But his armor-bearer was terrified and would not do it; so Saul took his own sword and fell on it. When the armor-bearer  saw that Saul was dead, he too fell on his own sword and died with him.’  (1Samuel 31: 3-5). Saul is condemned in 1 Chronicles 10:13-14, Saul died because he was unfaithful to the Lord; he did not keep the word of the Lord and even consulted a medium for guidance, and did not inquire of the Lord. So the Lord put him to death and turned the kingdom over to David son of Jesse.Even though Saul killed himself by his own sword, the chronicler noted that God himself killed Saul for his unfaithfulness. His armor-bearer chooses to die with his king, an example of suicide by identification. There was no comment on it in the Scriptures.

(4) Suicide of Ahithopel

Ahithophel was King David’s counsellor. He became Absalom’s when Absalom rebelled against his father. David prayed that God would turn Ahithphel’s counsel into foolishness (2 Samuel 15:31b). When Ahithophel found that his advice was ignored by Absalom, he hanged himself.(2 Sam 17:23). Again, there was no comment in the Scriptures about his actions.

(5) Suicide of Zimri

Zimri came to the throne of Israel by assassination. The Israelites rebelled and besieged his city of Tirzah. “When Zimri saw that the city was taken, he went into the citadel of the royal palace and set the palace on fire around him. So he died, because the sins he had committed, doing evil in the eyes of the Lord and walking in the ways of Jeroboam and in the sin he has committed and had caused Israel to commit.” (1Kings 16:18-20). Here it was noted that his death was judgement for his sins.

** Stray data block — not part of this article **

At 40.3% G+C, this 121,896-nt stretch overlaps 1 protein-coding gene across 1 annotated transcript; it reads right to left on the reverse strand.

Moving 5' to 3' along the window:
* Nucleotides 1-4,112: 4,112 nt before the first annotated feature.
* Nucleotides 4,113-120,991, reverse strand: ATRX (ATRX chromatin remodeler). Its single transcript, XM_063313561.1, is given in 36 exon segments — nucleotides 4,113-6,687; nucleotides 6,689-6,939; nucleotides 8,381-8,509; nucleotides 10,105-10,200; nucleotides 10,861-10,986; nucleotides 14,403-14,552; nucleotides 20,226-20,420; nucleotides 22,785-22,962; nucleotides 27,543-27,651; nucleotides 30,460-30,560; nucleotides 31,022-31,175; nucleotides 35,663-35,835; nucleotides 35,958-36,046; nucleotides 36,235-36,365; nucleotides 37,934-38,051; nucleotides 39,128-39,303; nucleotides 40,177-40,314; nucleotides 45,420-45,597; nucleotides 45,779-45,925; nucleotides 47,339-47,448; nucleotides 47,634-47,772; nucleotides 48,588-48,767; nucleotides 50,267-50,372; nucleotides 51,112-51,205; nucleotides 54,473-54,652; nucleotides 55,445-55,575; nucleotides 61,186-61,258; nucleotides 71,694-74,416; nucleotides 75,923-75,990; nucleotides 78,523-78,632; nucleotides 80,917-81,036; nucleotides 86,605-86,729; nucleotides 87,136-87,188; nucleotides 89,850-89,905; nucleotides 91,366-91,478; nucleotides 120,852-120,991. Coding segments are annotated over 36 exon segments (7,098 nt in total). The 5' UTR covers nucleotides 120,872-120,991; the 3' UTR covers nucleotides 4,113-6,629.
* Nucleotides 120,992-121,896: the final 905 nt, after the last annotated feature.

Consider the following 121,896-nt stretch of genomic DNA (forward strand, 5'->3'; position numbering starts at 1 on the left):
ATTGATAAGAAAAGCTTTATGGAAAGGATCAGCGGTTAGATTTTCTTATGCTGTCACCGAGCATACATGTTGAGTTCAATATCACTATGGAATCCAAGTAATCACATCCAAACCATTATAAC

(6) Suicide of Judas Iscariot

Judas Iscariot was the only suicide mentioned in the New Testament. When Judas saw that Jesus was condemned, he was filled with remorse and tried to return the money. Then he went and hanged himself. (Matt 27:3-5) There was no further comment on Judas in the Scripture, except that his apostleship was given to Matthias (Acts 1: 23-26).

It is interesting to note that in this brief survey of the seven suicides recorded in the Scriptures; the suicides of Abimelech, Saul and Zimri were recorded as direct judgement of God on their sins, even going as far as to say God killed Saul. The Scriptures were silent on the other four suicides, although the silence of Scripture is not the basis for positive argument, especially when the ignoble context in each case speaks for themselves.

3.      Is there a biblical/theological rationale for euthanasia?

Compassion (1 Cor 13)

4.      Is there extra-biblical support of euthanasia from the study of general revelation?

(1) Socrates. Sentenced for death, he could have fled Athens

(2) Stoic philosopher like Marcus Aurelius (movie Gladiator) and Seneca “If the room is smoky, if only moderately, I will stay; if there is too much smoke, I will go. Remember this, keep a firm hand on it, the door is always open.” – the argument for the open door.

(3) David Hume (18th Century) argues that suicide is not a transgression. “On Suicide” (1755)

  • Disease belongs to the natural order of things.
  • Disputed Aquinas that suicide harms the community in his “Essay”

(4) John Stuart Mill